Going forward, UC employees are now contributing more to health care costs and to the UC retirement system, which could further erode the competitiveness of UC total compensation compared with the regional labor market.

The chart above presents comparative data for base salaries only.

Excludes medical centers. Nonrepresented staff only. 

UC chancellors place among the lowest-paid when compared to their Association of American Universities (AAU) peers, despite recent UC salary increases.

6.4.1 Base salaries and additional pay for UC and AAU institution leaders


Source: The Chronicle of Higher Education Executive Compensation Report and institutional data sources1

UC Chancellors place among the lowest-paid university leaders when compared with their AAU peers. Despite recent salary increases, the placement of UC chancellors remains unchanged from the previous analysis in June 2016. Nine UC chancellor salaries fall among the lowest third in this comparison group. UC San Francisco, an exclusively graduate health science campus, is the only exception. Eight UC chancellors are among the ten lowest-paid leaders within this comparison group.

1Base salary is the minimum salary an employee receives. Additional compensation includes other pay (e.g., bonus & incentive, severance and deferred paid out). It does not include deferred compensation set aside. UC chancellors do not receive additional compensation. As per Chronicle instructions, auto allowances are not included. Note: Where there was a change of leadership during the course of the year, an annualized base salary was calculated from the salary reported for the partial year.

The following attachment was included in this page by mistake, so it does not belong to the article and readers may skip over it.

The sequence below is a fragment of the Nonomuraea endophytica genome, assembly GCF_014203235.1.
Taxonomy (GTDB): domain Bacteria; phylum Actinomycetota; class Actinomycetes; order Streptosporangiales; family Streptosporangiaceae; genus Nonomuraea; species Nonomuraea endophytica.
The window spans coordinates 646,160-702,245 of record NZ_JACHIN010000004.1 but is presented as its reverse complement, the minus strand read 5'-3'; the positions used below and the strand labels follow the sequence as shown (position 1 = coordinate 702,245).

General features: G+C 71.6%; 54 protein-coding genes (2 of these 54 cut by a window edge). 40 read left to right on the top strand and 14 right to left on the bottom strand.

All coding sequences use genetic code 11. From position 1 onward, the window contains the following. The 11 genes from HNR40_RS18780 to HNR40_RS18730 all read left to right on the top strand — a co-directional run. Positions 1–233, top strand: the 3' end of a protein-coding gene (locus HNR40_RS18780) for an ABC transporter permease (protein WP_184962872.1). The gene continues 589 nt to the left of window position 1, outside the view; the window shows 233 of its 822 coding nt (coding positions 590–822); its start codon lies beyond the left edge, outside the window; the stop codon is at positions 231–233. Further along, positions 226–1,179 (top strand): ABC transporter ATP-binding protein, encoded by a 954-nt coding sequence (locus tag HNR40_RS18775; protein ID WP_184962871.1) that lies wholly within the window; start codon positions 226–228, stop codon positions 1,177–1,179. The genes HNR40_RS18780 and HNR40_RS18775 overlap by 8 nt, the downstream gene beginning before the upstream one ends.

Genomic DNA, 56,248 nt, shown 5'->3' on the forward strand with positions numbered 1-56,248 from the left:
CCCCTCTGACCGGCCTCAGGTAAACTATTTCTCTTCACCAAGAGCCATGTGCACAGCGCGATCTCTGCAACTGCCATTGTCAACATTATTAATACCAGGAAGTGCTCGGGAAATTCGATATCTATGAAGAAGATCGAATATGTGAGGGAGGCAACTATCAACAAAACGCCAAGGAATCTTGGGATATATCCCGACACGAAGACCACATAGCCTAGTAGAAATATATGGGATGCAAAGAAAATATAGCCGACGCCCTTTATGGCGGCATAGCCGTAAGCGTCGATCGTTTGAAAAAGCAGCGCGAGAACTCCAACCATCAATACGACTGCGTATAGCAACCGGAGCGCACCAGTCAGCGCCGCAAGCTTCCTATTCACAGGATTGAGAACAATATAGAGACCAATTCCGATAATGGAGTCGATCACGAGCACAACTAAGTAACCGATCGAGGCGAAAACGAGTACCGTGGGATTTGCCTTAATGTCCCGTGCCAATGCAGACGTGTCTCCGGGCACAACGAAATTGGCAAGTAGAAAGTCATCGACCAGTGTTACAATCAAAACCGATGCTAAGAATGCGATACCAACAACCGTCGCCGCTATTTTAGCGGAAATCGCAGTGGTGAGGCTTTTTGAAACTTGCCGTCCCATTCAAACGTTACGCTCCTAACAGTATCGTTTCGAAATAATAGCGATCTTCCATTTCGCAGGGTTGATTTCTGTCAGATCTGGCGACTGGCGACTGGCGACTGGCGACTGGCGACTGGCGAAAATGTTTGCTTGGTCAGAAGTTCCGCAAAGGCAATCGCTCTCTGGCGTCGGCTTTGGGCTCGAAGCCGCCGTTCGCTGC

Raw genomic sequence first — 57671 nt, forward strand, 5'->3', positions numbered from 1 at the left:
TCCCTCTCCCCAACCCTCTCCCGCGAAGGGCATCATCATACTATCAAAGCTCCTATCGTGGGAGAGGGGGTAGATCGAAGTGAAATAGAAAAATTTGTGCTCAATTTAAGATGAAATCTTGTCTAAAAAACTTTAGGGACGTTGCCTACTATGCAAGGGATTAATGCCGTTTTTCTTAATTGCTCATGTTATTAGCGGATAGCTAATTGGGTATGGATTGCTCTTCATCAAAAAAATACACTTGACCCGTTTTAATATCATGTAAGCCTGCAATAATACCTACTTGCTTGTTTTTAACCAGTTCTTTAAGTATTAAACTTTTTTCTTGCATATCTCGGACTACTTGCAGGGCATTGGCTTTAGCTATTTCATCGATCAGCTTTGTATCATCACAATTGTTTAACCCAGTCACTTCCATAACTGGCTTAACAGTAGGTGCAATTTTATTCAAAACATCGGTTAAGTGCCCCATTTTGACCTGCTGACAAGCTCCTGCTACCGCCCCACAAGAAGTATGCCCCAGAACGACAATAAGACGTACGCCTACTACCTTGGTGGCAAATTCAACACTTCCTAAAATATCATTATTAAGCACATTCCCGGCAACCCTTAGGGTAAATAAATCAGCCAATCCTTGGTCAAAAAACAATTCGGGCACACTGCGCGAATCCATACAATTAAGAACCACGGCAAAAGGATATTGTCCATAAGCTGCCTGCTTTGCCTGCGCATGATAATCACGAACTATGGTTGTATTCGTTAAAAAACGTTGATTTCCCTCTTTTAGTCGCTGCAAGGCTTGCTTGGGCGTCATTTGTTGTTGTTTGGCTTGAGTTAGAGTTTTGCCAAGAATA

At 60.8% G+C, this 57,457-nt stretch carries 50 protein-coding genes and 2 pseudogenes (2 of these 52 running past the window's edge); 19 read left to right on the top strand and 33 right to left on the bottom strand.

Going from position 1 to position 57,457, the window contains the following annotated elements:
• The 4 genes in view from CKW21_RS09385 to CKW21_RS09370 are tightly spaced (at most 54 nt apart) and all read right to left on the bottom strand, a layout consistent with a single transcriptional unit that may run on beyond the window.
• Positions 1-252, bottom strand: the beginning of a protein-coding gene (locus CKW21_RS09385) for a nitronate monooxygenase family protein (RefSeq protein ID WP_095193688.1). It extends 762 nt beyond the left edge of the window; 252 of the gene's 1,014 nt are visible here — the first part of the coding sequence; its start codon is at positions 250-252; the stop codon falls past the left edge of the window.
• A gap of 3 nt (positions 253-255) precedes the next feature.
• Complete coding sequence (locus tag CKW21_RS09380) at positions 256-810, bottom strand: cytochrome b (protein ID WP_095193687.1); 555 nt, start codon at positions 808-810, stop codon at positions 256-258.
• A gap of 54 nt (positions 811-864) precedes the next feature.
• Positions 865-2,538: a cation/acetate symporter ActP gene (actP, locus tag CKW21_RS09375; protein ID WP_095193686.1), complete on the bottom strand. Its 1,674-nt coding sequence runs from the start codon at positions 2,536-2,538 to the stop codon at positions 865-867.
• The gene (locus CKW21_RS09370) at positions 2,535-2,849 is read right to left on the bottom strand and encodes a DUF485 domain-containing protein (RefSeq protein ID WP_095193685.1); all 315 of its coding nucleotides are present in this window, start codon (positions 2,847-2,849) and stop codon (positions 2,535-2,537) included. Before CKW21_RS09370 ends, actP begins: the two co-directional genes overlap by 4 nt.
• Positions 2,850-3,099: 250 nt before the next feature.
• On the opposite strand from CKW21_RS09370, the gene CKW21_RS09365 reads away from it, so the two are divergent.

The UC President’s salary ranks 10th among 16 public university systems.

6.4.2 Annualized base salaries and additional compensation, UC and comparison public institutions


Source: The Chronicle of Higher Education and the Institutional Research & Academic Planning unit of the UC Office of the President1

The salary for the President of the UC system places tenth within 16 selected comparable research university systems with similarity to UC. For the purposes of this report, a system leader is a chancellor or president who administers or coordinates multiple campuses.  

Additional compensation includes forms of pay such as lump sum compensation for special assignment, incentive pay and deferred compensation and bonuses are often added to the base salary an employee receives. Deferred compensation (set aside) is not included.

1Base salary is the minimum salary an employee receives. The UC President does not receive additional compensation.
Note: Where there was a change of chancellor/president during the course of the year, an annualized base salary was calculated from the salary reported for the partial year.